Our members work with veterinarians, biologists, and feed specialists, and meet the highest international standards, including the rigorous four-star Best Aquaculture Practices (BAP) certification process. We practice sustainable farming techniques, including bay management, site rotation, fallowing of farms between rotations, and strict bio-security protocols to keep our fish and environment healthy. As a result, as noted by the Times, our salmon is recommended as a "good alternative" by the Monterrey Bay Aquarium's Seafood Watch program. Unfortunately, many of the Times' other inclusions in the article paint a false picture of our operations.
The Times writes that salmon farming net pens face "severe crowding," "pollute the surrounding ecosystem," and "promote the spread of diseases and pests like sea lice, resulting in the need for antibiotics and pesticides." The fact is that Maine is home to the only ocean-raised Atlantic salmon in America, and our net pens contain less than 4 percent fish and more than 96 percent water, giving our salmon plenty of room to swim, grow, and mimic natural schooling patterns. All of our farms adhere to rigorous environmental laws, including the Clean Water Act, Endangered Species Act, National Environmental Policy Act, and Coastal Zone Management Act. Farms are closely monitored using underwater cameras and divers to ensure that healthy environmental conditions in and near the pens are maintained at all times.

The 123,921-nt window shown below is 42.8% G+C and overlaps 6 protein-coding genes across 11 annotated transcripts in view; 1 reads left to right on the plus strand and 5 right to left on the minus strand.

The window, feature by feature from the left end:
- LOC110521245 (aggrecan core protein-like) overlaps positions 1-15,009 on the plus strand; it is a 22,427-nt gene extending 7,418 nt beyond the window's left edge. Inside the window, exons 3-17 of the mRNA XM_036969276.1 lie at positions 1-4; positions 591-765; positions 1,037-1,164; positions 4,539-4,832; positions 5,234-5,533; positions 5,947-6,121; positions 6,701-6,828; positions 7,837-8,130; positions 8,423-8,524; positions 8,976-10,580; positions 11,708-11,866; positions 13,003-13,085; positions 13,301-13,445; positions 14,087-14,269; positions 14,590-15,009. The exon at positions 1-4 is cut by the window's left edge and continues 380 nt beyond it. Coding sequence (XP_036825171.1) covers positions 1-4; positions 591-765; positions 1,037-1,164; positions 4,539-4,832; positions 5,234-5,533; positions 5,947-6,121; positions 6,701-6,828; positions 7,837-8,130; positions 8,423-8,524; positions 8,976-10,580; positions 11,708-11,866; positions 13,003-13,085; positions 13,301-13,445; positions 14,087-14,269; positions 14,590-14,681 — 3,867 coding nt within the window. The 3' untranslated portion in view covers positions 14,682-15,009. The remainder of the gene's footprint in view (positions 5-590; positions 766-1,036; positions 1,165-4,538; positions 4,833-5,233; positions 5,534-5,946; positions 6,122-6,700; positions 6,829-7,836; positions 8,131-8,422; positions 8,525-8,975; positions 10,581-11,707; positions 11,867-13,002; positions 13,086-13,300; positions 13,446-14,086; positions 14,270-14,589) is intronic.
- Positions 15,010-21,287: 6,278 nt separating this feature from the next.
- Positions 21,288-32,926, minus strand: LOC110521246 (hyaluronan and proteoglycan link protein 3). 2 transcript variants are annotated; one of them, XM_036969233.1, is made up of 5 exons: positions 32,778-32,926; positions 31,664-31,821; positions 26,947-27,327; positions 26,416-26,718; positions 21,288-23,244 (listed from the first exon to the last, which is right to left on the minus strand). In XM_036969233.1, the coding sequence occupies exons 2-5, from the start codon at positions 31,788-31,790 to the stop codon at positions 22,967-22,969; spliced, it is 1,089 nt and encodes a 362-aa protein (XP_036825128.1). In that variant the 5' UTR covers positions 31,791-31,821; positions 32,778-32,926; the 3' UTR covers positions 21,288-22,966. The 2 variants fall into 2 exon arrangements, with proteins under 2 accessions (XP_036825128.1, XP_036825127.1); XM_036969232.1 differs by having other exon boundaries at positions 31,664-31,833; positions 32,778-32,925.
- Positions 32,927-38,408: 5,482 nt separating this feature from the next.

Our farmers have a stewardship responsibility to care for the animals they raise. Maine-farmed salmon are raised with little or no antibiotics under the watch of veterinarians. Farm-raised salmon receive the least medicines out of all the most popular animal proteins found at the grocery store.